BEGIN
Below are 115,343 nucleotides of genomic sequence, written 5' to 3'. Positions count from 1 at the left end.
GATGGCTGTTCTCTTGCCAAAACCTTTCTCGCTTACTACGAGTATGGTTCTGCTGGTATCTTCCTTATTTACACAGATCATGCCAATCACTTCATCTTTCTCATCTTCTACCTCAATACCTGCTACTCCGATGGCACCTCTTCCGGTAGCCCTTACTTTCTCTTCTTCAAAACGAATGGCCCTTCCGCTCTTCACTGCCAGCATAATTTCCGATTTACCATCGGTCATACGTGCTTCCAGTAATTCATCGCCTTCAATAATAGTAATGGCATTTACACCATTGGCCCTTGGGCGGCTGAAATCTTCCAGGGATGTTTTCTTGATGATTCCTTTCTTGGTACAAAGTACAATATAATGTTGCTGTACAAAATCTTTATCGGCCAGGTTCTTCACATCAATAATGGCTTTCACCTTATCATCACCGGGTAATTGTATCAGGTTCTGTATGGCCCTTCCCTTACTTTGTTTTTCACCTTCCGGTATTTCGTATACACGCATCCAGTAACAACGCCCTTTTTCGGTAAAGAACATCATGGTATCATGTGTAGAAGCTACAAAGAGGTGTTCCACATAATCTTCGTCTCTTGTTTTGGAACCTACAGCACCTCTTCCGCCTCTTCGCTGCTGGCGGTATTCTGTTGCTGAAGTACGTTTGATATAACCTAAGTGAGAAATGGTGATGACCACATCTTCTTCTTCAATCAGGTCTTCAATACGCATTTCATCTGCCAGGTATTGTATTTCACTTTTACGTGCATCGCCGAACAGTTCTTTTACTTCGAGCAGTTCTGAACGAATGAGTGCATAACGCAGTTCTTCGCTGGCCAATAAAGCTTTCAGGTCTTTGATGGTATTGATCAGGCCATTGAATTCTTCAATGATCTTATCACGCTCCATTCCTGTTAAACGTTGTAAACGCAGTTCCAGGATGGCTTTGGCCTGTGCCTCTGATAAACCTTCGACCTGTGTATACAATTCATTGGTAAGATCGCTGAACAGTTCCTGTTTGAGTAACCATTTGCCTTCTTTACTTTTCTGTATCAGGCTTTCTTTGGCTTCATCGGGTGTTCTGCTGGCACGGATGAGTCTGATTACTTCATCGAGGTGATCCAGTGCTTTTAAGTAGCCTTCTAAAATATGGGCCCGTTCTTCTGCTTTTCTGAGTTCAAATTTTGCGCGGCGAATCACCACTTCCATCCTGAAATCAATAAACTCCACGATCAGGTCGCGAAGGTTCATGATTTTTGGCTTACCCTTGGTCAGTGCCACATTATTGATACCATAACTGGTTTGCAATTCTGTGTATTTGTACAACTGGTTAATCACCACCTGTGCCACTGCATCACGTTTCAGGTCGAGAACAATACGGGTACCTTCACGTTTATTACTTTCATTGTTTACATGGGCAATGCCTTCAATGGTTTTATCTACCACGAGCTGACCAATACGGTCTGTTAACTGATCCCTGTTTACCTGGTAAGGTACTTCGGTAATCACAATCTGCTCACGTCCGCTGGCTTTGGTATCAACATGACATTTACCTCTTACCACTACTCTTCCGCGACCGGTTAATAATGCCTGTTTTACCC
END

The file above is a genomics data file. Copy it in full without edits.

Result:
Below are 115,343 nucleotides of genomic sequence, written 5' to 3'. Positions count from 1 at the left end.
GATGGCTGTTCTCTTGCCAAAACCTTTCTCGCTTACTACGAGTATGGTTCTGCTGGTATCTTCCTTATTTACACAGATCATGCCAATCACTTCATCTTTCTCATCTTCTACCTCAATACCTGCTACTCCGATGGCACCTCTTCCGGTAGCCCTTACTTTCTCTTCTTCAAAACGAATGGCCCTTCCGCTCTTCACTGCCAGCATAATTTCCGATTTACCATCGGTCATACGTGCTTCCAGTAATTCATCGCCTTCAATAATAGTAATGGCATTTACACCATTGGCCCTTGGGCGGCTGAAATCTTCCAGGGATGTTTTCTTGATGATTCCTTTCTTGGTACAAAGTACAATATAATGTTGCTGTACAAAATCTTTATCGGCCAGGTTCTTCACATCAATAATGGCTTTCACCTTATCATCACCGGGTAATTGTATCAGGTTCTGTATGGCCCTTCCCTTACTTTGTTTTTCACCTTCCGGTATTTCGTATACACGCATCCAGTAACAACGCCCTTTTTCGGTAAAGAACATCATGGTATCATGTGTAGAAGCTACAAAGAGGTGTTCCACATAATCTTCGTCTCTTGTTTTGGAACCTACAGCACCTCTTCCGCCTCTTCGCTGCTGGCGGTATTCTGTTGCTGAAGTACGTTTGATATAACCTAAGTGAGAAATGGTGATGACCACATCTTCTTCTTCAATCAGGTCTTCAATACGCATTTCATCTGCCAGGTATTGTATTTCACTTTTACGTGCATCGCCGAACAGTTCTTTTACTTCGAGCAGTTCTGAACGAATGAGTGCATAACGCAGTTCTTCGCTGGCCAATAAAGCTTTCAGGTCTTTGATGGTATTGATCAGGCCATTGAATTCTTCAATGATCTTATCACGCTCCATTCCTGTTAAACGTTGTAAACGCAGTTCCAGGATGGCTTTGGCCTGTGCCTCTGATAAACCTTCGACCTGTGTATACAATTCATTGGTAAGATCGCTGAACAGTTCCTGTTTGAGTAACCATTTGCCTTCTTTACTTTTCTGTATCAGGCTTTCTTTGGCTTCATCGGGTGTTCTGCTGGCACGGATGAGTCTGATTACTTCATCGAGGTGATCCAGTGCTTTTAAGTAGCCTTCTAAAATATGGGCCCGTTCTTCTGCTTTTCTGAGTTCAAATTTTGCGCGGCGAATCACCACTTCCATCCTGAAATCAATAAACTCCACGATCAGGTCGCGAAGGTTCATGATTTTTGGCTTACCCTTGGTCAGTGCCACATTATTGATACCATAACTGGTTTGCAATTCTGTGTATTTGTACAACTGGTTAATCACCACCTGTGCCACTGCATCACGTTTCAGGTCGAGAACAATACGGGTACCTTCACGTTTATTACTTTCATTGTTTACATGGGCAATGCCTTCAATGGTTTTATCTACCACGAGCTGACCAATACGGTCTGTTAACTGATCCCTGTTTACCTGGTAAGGTACTTCGGTAATCACAATCTGCTCACGTCCGCTGGCTTTGGTATCAACATGACATTTACCTCTTACCACTACTCTTCCGCGACCGGTTAATAATGCCTGTTTTACCC